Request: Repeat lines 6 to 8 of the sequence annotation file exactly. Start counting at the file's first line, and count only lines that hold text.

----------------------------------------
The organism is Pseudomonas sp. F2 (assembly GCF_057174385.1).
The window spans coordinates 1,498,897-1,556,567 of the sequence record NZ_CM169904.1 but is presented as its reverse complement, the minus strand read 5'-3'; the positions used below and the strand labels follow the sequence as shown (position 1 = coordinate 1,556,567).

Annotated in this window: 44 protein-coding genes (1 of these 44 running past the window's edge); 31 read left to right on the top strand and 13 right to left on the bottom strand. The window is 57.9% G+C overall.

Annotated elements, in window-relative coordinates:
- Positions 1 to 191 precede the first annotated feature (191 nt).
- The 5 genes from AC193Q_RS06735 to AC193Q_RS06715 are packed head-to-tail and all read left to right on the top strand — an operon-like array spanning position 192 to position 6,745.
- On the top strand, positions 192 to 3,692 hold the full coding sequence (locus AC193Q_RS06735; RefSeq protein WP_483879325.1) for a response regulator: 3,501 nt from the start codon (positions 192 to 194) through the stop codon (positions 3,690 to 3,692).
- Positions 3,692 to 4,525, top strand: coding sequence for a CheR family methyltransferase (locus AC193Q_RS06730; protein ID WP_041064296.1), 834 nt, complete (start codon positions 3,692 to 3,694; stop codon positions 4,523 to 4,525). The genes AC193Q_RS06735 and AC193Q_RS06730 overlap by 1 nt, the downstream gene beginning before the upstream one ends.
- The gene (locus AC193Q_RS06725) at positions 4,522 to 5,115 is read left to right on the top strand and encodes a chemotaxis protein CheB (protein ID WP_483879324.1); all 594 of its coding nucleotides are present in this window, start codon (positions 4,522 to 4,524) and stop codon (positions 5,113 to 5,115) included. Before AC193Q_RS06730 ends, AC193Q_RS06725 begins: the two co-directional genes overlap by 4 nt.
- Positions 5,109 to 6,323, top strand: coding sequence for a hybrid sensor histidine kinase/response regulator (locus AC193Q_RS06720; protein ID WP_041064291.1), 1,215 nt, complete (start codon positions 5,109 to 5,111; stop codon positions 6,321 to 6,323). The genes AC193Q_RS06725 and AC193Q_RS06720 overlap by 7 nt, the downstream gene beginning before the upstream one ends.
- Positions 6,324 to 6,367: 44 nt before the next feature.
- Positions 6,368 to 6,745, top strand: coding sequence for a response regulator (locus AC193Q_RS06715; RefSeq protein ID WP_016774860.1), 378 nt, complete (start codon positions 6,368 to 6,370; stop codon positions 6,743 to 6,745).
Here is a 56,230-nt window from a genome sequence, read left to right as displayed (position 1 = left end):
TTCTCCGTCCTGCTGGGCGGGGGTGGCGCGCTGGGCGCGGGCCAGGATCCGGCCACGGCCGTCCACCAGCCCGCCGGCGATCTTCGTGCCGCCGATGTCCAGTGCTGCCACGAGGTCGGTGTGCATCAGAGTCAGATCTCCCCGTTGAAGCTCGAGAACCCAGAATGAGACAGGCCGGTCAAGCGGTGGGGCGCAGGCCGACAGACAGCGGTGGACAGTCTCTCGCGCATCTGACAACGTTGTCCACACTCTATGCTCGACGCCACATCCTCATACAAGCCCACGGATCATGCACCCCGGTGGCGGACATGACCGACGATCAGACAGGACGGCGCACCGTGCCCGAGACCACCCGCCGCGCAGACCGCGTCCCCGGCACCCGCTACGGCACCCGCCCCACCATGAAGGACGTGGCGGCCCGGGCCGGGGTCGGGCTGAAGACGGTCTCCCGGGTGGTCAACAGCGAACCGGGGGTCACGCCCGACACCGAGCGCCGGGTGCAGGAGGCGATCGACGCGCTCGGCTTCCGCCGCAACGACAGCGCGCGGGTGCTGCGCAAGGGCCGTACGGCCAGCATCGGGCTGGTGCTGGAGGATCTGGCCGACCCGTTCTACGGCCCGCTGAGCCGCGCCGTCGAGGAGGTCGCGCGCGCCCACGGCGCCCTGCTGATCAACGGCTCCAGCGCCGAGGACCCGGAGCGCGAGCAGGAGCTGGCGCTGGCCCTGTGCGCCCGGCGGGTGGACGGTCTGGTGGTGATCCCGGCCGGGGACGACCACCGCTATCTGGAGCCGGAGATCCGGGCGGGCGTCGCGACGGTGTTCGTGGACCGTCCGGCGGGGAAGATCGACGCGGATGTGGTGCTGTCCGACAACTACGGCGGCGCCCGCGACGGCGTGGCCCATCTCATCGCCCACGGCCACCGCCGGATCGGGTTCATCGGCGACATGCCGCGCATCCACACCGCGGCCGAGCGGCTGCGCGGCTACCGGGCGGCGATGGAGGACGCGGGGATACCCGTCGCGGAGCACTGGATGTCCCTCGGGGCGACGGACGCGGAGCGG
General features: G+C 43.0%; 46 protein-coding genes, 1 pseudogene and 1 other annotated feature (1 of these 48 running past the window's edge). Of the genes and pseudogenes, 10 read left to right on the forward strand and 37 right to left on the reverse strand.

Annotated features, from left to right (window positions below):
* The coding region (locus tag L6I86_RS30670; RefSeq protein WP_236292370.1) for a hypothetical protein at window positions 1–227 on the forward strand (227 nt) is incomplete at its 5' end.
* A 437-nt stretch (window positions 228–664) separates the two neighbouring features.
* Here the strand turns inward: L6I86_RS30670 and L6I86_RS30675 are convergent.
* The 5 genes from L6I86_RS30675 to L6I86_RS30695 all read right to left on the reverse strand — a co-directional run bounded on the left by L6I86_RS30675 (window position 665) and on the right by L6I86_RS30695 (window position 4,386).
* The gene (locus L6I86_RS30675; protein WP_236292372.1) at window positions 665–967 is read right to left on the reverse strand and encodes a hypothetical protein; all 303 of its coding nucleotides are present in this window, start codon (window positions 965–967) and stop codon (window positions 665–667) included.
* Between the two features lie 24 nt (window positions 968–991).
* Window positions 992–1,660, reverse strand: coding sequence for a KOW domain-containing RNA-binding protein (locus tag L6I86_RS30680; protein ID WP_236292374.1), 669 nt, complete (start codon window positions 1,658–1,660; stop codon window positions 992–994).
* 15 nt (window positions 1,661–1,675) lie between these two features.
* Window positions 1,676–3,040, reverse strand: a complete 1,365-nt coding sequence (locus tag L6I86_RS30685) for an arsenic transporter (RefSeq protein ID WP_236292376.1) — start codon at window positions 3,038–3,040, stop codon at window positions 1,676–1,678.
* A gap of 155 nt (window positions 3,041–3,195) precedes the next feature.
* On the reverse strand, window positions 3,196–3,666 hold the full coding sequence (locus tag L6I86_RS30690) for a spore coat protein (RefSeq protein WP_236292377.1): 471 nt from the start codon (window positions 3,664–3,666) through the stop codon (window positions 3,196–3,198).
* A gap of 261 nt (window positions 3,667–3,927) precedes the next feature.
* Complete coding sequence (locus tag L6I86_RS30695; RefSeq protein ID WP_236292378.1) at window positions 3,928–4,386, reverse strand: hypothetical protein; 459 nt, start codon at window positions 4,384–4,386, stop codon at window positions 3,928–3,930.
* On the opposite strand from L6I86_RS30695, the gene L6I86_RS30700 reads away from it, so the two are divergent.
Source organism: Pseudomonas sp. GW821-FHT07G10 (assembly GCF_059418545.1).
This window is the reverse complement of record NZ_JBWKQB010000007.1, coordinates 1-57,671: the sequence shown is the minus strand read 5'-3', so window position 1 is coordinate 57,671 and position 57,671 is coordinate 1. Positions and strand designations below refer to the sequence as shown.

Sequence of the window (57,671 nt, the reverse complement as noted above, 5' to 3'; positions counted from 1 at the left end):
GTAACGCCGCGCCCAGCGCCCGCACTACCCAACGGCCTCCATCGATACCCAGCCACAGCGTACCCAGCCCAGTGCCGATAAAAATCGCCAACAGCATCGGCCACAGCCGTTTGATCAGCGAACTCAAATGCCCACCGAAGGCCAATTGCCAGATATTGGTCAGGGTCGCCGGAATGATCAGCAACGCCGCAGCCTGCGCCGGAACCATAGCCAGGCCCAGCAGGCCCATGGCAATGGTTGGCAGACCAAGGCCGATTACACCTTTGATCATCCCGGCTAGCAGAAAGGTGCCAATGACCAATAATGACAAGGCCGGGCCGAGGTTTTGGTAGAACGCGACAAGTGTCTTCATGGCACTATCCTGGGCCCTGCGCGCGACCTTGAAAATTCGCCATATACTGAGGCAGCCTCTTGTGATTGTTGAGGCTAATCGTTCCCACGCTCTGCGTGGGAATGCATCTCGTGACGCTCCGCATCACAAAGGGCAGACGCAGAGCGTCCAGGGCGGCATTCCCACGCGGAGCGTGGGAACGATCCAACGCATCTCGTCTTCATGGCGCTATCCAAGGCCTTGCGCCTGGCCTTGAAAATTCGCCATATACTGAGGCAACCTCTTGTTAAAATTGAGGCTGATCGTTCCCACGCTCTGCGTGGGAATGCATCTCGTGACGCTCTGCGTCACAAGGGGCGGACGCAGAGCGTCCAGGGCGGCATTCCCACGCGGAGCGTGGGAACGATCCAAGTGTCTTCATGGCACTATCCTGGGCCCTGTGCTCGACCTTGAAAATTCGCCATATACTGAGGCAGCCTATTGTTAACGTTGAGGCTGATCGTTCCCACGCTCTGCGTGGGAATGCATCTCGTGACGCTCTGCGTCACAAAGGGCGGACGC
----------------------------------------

- The 5 genes from AC193Q_RS06735 to AC193Q_RS06715 are packed head-to-tail and all read left to right on the top strand — an operon-like array spanning position 192 to position 6,745.
- On the top strand, positions 192 to 3,692 hold the full coding sequence (locus AC193Q_RS06735; RefSeq protein WP_483879325.1) for a response regulator: 3,501 nt from the start codon (positions 192 to 194) through the stop codon (positions 3,690 to 3,692).
- Positions 3,692 to 4,525, top strand: coding sequence for a CheR family methyltransferase (locus AC193Q_RS06730; protein ID WP_041064296.1), 834 nt, complete (start codon positions 3,692 to 3,694; stop codon positions 4,523 to 4,525). The genes AC193Q_RS06735 and AC193Q_RS06730 overlap by 1 nt, the downstream gene beginning before the upstream one ends.